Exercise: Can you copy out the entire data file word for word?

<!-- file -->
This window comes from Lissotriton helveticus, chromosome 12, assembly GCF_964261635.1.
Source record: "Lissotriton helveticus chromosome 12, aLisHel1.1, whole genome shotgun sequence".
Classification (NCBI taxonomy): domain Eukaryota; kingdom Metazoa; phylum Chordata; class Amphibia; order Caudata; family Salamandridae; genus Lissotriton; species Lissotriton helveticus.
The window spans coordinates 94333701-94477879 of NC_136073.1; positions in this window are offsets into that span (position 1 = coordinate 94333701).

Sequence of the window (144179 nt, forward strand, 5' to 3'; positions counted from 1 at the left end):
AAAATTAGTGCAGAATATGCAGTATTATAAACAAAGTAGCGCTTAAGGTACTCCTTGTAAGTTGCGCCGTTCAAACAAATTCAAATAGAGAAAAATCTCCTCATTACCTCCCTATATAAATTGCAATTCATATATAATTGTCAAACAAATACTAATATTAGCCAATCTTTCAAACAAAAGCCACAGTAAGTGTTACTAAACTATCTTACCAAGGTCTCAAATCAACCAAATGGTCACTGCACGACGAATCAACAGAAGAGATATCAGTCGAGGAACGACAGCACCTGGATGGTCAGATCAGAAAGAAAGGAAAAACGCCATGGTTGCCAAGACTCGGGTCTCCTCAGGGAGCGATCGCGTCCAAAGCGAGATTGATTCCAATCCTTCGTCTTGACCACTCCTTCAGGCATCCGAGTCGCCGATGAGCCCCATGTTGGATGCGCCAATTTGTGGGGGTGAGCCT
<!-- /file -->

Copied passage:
This window comes from Lissotriton helveticus, chromosome 12, assembly GCF_964261635.1.
Source record: "Lissotriton helveticus chromosome 12, aLisHel1.1, whole genome shotgun sequence".
Classification (NCBI taxonomy): domain Eukaryota; kingdom Metazoa; phylum Chordata; class Amphibia; order Caudata; family Salamandridae; genus Lissotriton; species Lissotriton helveticus.
The window spans coordinates 94333701-94477879 of NC_136073.1; positions in this window are offsets into that span (position 1 = coordinate 94333701).

Sequence of the window (144179 nt, forward strand, 5' to 3'; positions counted from 1 at the left end):
AAAATTAGTGCAGAATATGCAGTATTATAAACAAAGTAGCGCTTAAGGTACTCCTTGTAAGTTGCGCCGTTCAAACAAATTCAAATAGAGAAAAATCTCCTCATTACCTCCCTATATAAATTGCAATTCATATATAATTGTCAAACAAATACTAATATTAGCCAATCTTTCAAACAAAAGCCACAGTAAGTGTTACTAAACTATCTTACCAAGGTCTCAAATCAACCAAATGGTCACTGCACGACGAATCAACAGAAGAGATATCAGTCGAGGAACGACAGCACCTGGATGGTCAGATCAGAAAGAAAGGAAAAACGCCATGGTTGCCAAGACTCGGGTCTCCTCAGGGAGCGATCGCGTCCAAAGCGAGATTGATTCCAATCCTTCGTCTTGACCACTCCTTCAGGCATCCGAGTCGCCGATGAGCCCCATGTTGGATGCGCCAATTTGTGGGGGTGAGCCT